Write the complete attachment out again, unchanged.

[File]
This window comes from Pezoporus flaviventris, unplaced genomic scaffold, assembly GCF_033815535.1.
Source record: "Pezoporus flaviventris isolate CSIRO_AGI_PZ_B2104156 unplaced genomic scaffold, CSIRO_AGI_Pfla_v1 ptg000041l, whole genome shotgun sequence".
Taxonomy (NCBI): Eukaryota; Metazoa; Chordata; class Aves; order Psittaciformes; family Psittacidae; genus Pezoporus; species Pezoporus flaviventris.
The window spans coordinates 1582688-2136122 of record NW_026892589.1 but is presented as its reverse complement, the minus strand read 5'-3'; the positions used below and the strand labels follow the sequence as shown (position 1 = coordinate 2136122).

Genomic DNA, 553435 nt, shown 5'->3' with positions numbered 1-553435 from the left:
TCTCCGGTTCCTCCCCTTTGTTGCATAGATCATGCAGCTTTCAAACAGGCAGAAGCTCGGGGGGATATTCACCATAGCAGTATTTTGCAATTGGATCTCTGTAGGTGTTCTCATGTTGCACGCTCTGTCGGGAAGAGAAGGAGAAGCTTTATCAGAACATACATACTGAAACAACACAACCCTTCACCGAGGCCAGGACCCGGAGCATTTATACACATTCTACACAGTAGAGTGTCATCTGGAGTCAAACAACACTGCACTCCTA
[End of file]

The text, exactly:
This window comes from Pezoporus flaviventris, unplaced genomic scaffold, assembly GCF_033815535.1.
Source record: "Pezoporus flaviventris isolate CSIRO_AGI_PZ_B2104156 unplaced genomic scaffold, CSIRO_AGI_Pfla_v1 ptg000041l, whole genome shotgun sequence".
Taxonomy (NCBI): Eukaryota; Metazoa; Chordata; class Aves; order Psittaciformes; family Psittacidae; genus Pezoporus; species Pezoporus flaviventris.
The window spans coordinates 1582688-2136122 of record NW_026892589.1 but is presented as its reverse complement, the minus strand read 5'-3'; the positions used below and the strand labels follow the sequence as shown (position 1 = coordinate 2136122).

Genomic DNA, 553435 nt, shown 5'->3' with positions numbered 1-553435 from the left:
TCTCCGGTTCCTCCCCTTTGTTGCATAGATCATGCAGCTTTCAAACAGGCAGAAGCTCGGGGGGATATTCACCATAGCAGTATTTTGCAATTGGATCTCTGTAGGTGTTCTCATGTTGCACGCTCTGTCGGGAAGAGAAGGAGAAGCTTTATCAGAACATACATACTGAAACAACACAACCCTTCACCGAGGCCAGGACCCGGAGCATTTATACACATTCTACACAGTAGAGTGTCATCTGGAGTCAAACAACACTGCACTCCTA